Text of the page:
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Since 2017 and the generalisation of the Open Research Data (ORD) pilot to all areas of Horizon 2020, you are expected to create and submit to the European Commission a data management plan (DMP). Here is a FAQ about it.

What is a data management plan?

A DMP describes the data management life cycle for the data to be collected, processed and/or generated by a Horizon Europe project.

What types of data are considered in a DMP?

The ORD pilot applies primarily to the data needed to validate the results that are presented in scientific publications. However, other data can also be provided by the beneficiaries. The focus is on research data that is available in digital form. In a research context, examples of data include statistics, results of experiments, measurements, observations resulting from fieldwork, survey results, interview recordings and images.

What should be included in a DMP?

A DMP should include information on:

  • the handling of research data during and after the end of the project;
  • what data will be collected, processed and/or generated;
  • which methodology and standards will be applied;
  • whether data will be shared/made open access and
  • how data will be curated and preserved (including after the end of the project).

Am I obliged to do a DMP?

By default, yes, but you can opt out at the proposal stage, grant agreement preparation and even after its signature by a grant agreement amendment. You need to provide one of these reasons for opting-out:

  • Incompatibility with the obligation to protect results
  • Confidentiality/security issues
  • Data protection
  • Incompatibility with main objective of the project
  • The project will not generate/collect any research data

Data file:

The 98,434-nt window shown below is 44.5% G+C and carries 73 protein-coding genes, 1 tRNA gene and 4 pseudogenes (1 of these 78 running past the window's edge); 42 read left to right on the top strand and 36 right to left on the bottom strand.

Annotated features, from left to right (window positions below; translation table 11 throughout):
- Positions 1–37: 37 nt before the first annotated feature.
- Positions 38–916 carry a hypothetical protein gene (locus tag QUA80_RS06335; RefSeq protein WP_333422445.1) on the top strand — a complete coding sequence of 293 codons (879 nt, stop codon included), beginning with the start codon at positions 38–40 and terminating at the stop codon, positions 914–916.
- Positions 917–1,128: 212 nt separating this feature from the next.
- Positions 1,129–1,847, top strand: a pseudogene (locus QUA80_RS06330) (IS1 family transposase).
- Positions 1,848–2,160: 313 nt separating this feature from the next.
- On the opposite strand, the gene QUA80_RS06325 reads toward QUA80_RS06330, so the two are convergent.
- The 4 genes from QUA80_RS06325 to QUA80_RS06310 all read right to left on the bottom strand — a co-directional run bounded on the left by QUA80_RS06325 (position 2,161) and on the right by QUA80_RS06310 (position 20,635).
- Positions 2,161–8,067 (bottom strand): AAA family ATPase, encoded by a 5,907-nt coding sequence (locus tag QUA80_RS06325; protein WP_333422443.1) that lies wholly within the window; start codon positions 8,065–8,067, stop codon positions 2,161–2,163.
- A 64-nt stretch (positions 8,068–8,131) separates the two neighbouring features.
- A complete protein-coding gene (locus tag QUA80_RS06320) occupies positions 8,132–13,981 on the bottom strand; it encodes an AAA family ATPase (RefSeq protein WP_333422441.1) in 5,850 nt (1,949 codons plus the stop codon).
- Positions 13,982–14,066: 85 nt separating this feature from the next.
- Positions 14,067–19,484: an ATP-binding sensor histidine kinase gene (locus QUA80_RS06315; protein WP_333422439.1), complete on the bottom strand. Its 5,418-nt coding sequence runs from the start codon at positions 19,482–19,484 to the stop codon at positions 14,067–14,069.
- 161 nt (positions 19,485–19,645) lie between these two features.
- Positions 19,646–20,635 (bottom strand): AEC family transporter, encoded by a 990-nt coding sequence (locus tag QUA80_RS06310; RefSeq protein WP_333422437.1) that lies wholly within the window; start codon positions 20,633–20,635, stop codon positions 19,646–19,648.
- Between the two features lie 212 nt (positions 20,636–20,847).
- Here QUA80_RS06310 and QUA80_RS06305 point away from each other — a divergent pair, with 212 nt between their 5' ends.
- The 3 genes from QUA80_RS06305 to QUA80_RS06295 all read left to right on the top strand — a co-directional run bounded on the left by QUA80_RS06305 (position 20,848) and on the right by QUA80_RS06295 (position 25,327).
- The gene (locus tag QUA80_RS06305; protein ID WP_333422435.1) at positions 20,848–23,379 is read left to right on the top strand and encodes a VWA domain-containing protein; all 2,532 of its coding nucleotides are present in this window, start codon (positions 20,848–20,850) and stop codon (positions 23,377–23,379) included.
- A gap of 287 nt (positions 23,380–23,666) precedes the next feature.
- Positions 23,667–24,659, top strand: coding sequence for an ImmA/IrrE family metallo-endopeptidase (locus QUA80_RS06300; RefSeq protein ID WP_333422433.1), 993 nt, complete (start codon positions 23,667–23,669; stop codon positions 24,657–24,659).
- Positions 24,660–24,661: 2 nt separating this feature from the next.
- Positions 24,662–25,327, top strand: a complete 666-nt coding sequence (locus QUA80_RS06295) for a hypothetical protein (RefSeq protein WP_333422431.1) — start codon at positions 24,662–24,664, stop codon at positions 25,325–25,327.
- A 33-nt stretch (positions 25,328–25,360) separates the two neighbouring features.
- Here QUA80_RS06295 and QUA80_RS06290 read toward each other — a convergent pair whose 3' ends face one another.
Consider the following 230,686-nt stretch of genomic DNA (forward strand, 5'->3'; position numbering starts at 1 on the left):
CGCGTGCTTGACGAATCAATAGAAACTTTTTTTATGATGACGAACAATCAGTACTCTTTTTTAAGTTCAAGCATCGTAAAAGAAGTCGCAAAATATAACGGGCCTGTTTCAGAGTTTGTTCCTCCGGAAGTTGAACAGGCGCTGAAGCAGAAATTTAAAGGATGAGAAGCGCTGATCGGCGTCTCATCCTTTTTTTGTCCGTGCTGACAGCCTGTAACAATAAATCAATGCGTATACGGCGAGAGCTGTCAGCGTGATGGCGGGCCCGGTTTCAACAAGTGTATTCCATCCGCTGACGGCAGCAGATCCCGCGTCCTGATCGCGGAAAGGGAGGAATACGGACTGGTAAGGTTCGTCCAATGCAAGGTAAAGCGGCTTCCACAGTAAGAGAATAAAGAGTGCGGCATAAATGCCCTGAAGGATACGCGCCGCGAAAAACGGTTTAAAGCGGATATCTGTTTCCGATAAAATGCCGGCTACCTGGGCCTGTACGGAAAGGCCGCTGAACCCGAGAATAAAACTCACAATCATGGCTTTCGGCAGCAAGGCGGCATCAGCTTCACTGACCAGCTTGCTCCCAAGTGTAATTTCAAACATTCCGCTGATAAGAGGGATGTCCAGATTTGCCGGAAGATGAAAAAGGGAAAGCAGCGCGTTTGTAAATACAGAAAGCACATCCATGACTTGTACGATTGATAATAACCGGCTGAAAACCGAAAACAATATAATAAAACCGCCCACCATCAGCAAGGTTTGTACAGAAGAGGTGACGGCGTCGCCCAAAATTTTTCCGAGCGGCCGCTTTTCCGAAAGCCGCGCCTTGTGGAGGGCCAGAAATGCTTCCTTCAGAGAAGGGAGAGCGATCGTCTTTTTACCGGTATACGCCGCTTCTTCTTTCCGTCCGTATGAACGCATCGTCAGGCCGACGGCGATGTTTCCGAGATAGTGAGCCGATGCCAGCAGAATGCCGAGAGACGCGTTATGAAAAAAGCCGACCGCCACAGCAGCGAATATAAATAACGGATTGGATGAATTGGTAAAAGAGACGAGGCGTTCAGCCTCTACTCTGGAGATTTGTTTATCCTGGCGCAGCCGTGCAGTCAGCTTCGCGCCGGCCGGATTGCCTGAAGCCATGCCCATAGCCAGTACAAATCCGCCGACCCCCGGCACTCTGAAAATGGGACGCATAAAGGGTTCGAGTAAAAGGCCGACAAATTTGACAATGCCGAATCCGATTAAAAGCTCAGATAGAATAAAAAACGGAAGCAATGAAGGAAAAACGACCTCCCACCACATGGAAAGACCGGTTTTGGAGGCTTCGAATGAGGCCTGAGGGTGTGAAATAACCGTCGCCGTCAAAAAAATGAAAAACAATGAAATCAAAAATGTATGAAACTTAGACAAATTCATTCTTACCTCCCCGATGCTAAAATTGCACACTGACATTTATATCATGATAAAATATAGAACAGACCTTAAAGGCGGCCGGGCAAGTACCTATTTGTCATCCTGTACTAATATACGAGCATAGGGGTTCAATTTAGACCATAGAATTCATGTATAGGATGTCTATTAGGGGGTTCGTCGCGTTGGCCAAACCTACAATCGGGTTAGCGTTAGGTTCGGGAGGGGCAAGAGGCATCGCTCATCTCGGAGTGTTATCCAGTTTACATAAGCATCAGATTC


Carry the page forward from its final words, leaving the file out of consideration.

• Other legitimate reasons

When should I prepare a DMP?

As early as possible in your project. The Commission will expect your DMP to be submitted by six months after the project start. You are then supposed to update it regularly, at least once every reporting period or whenever important changes to the project occur due to inclusion of new data sets, changes in consortium policies or external factors.

Should I talk about the DMP in the proposal?

Yes, but you are just expected to create a draft DMP. This draft is not a complete version of your DMP, rather a quick summary of the standards that will be applied, how the data will be exploited and/or shared/made accessible for verification and reuse, and how the data will be curated and preserved. This information should be provided in the impact section under the dissemination and communication subsection. Make sure to make this text coherent with how the consortium plans to manage the project’s intellectual property. Also make sure to plan enough budget and time to look after the data management during your project.

Note that the draft DMP is not assessed in the proposal evaluation, but its absence can penalise your evaluation.

Is there a DMP template somewhere?

Yes, the Commission provides an optional template here.

What should I do with the data?

In addition to keep an up-to-date DMP, you are expected to:

  • Deposit your data in a research data repository.
  • Ensure third parties can freely access, mine, exploit, reproduce and disseminate your data.
  • Provide related information and identify (or provide) the tools needed to use the raw data to validate your research.